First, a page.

Thursday, 28 November 2013


It's been a tough week this week, both personally and professionally - although I'm pretty sure the one has affected the other too.

Teaching brought up some issues that have made me reflect on not just the immediate area of concern but in the wider picture.
The resulting thinking has given me a real insight into the personal too, and the following list of words have come to the forefront of my reflections:


In a nutshell I am even more aware now of the 'controlling' nature of my personality; I don't mean I wish to be 'top dog' but I don't cope very well with letting go. I see the successes and failures of my students as a direct reflection of my abilities and my own failings - a success is attributed to the ability of the student whereas a failure is because I haven't done my job properly.

So my inquiry has ended up giving me two lots of data to analyse; the words of my students and the reflections on my own motives, needs, drives, etc! It has opened my eyes to how my own personal development has not produced such 'well-being' or 'self-efficacy' and the literature has given me real insight into how I might go about moving forwards.

I know that this is a very personal post but it's all part of my (hopeful) development of 'me' - keeping things in, not asking for help, assuming responsibility, the list is (seemingly) endless.
If I am challenging my students to become more intrinsically motivated, more self-determining and more able to take risks and accept failure as part of learning then what kind of teacher would I be to refuse to do the same?

Honestly, I am slightly scared by the journey ahead. The 'unknown' and 'change' are not words that I find comforting, however there doesn't seem to be any other way of pushing forwards; as I found myself writing in my draft critical reflection earlier this week:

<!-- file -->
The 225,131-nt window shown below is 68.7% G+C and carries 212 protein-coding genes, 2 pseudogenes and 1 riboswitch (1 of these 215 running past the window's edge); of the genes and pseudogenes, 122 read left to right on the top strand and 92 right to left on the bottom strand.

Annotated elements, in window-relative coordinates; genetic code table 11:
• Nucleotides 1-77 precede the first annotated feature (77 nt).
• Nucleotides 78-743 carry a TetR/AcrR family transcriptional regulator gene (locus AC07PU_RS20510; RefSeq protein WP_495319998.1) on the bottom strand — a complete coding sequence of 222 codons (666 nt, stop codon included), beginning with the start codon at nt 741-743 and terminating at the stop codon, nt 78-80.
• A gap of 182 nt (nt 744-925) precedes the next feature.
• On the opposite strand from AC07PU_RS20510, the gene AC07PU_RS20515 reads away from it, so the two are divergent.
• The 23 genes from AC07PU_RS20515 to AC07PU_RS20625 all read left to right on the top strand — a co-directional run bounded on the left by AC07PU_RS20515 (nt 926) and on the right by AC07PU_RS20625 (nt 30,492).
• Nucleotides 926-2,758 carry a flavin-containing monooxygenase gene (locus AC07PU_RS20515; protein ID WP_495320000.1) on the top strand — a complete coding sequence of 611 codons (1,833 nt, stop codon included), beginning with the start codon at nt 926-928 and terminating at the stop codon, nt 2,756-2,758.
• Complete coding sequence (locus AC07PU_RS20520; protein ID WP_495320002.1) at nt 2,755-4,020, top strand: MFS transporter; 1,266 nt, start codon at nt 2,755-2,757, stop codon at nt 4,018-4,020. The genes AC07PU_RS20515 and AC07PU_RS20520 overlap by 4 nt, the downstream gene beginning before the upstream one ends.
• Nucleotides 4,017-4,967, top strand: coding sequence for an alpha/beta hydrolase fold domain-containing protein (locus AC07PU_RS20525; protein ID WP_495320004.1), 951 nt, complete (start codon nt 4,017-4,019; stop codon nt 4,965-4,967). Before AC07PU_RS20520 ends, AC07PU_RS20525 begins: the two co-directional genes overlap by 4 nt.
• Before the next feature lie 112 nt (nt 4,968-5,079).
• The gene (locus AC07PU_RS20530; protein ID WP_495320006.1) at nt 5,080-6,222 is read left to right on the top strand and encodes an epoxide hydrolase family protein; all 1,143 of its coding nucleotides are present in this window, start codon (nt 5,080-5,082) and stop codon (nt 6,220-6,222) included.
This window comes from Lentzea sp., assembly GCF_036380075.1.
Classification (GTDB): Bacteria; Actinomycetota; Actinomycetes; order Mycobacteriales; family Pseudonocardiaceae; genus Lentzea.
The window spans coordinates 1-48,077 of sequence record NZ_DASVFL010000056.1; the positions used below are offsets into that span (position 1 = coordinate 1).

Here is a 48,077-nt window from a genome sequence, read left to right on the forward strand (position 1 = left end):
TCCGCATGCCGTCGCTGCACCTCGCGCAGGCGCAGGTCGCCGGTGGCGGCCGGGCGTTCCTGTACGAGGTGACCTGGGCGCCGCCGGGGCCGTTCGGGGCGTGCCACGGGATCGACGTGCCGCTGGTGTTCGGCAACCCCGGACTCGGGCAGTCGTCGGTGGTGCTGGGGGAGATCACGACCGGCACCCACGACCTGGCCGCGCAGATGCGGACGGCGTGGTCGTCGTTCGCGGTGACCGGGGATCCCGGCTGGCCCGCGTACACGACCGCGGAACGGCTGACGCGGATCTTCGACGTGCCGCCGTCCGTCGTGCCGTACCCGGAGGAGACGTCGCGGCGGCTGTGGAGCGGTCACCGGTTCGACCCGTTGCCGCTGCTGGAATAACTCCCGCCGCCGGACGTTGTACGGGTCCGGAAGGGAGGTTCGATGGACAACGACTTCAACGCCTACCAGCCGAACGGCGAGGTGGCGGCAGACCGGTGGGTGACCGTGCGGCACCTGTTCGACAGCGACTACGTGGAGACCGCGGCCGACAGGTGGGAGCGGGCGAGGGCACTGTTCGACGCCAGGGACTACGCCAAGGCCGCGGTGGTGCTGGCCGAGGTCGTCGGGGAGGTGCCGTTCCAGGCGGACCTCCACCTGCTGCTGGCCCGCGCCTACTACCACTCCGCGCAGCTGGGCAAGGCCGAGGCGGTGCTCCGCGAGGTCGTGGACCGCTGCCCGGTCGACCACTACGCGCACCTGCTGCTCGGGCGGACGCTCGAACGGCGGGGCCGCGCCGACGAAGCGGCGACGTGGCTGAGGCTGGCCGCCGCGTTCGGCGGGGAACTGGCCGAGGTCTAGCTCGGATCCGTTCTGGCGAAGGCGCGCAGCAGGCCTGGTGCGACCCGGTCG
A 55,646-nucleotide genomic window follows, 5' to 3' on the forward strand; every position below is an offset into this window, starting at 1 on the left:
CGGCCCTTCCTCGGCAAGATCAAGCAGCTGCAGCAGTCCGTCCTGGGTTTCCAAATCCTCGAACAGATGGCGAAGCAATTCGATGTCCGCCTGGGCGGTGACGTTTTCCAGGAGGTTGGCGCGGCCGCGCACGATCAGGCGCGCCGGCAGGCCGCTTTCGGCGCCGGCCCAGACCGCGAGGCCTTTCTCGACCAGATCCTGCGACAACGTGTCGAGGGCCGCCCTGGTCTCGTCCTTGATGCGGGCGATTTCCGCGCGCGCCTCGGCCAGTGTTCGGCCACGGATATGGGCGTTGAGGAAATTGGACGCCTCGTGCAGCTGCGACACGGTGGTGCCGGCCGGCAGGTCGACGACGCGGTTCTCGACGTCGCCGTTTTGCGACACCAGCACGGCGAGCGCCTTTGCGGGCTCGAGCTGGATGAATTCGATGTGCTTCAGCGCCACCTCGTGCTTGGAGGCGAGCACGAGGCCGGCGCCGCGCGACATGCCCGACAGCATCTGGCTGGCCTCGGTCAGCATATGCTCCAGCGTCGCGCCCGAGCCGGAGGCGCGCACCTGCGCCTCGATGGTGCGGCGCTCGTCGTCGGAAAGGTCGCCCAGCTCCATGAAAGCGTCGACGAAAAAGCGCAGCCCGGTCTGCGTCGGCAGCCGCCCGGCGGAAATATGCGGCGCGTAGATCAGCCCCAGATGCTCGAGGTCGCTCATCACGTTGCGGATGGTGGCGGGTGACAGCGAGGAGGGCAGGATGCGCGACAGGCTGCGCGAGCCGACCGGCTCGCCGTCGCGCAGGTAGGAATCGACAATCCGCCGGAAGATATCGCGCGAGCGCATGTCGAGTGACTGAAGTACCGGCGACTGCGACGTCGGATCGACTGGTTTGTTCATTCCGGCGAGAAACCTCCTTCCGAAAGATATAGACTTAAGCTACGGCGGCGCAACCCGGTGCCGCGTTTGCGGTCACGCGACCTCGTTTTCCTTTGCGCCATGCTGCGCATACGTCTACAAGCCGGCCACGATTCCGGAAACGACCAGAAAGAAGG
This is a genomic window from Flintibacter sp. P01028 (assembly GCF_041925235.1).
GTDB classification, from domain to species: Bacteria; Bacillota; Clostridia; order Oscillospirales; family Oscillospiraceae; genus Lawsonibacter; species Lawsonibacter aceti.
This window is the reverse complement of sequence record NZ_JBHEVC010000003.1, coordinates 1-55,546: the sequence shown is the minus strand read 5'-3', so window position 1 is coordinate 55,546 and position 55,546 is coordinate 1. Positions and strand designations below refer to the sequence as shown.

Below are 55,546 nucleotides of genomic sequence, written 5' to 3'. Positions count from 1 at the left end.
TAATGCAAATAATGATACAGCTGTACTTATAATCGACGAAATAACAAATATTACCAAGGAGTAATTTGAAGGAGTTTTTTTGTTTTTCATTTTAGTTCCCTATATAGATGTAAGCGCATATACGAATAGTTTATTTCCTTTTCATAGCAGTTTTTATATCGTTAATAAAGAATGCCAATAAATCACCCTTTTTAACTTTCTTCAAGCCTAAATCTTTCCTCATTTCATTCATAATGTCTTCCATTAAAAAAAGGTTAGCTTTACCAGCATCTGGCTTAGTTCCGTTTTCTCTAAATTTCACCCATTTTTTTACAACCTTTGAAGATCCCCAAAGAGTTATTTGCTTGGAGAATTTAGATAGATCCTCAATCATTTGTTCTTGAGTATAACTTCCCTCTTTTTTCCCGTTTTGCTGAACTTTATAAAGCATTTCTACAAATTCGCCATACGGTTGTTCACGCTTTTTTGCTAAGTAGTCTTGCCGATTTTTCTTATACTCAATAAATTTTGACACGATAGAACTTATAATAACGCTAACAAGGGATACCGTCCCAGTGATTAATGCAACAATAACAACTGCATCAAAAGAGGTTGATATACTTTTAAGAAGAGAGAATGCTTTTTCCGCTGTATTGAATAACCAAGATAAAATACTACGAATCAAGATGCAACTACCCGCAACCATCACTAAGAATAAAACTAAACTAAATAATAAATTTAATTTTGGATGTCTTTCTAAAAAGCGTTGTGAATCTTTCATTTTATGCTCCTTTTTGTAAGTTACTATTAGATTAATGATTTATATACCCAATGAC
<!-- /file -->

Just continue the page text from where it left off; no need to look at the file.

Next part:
"my students and I are inextricably linked; if the former stops or stagnates then so will the latter."

Boy, oh boy, this reflecting lark can be quite emotional at times!



  1. Hi Sarah, I think you are very tough on yourself and the fact that you care so much lets me know already that you are a wonderful teacher. It is natural to see the successes and failures of your students as a direct reflection of your own work and self but maybe you should give yourself a little more credit for the good things you have done over the years and remember that the students are their own people and all you can really do is guide them!

    It's good that you are opening up more..I say a lot of things to my students, particularly about confidence and self-esteem that I think I'm getting a bit too good at faking myself! It's good for us to know our weaknesses but also our strengths as well, and your own critical reflection should be equally about both!

    I hope the end of your weak is a little brighter! x

  2. What a lovely blog, written from the heart. I think the BAPP process has really given me an insight into my practice and also my wants and needs as an individual. I am so grateful that I took this opportunity and have got so much from it in more ways than that (hopefully) final piece of paper that says we have a degree. It is tough right now, we are all working so hard. My inquiry is about work/life balance and at the moment I have none! I am working full time, studying and trying to get a job for January. Everyday the pressure seems to be mounting. Stay strong Sarah, the way you write so passionately about your work says how much of a fantastic teacher you are xx

    1. Mimi, I want to 'like' your comment! I couldn't agree more with your last sentence! Also, I too feel the whole BAPP process has genuinely taught me so much and made me so much more aware of myself as an individual and a practitioner..I'm glad it's done the same for you!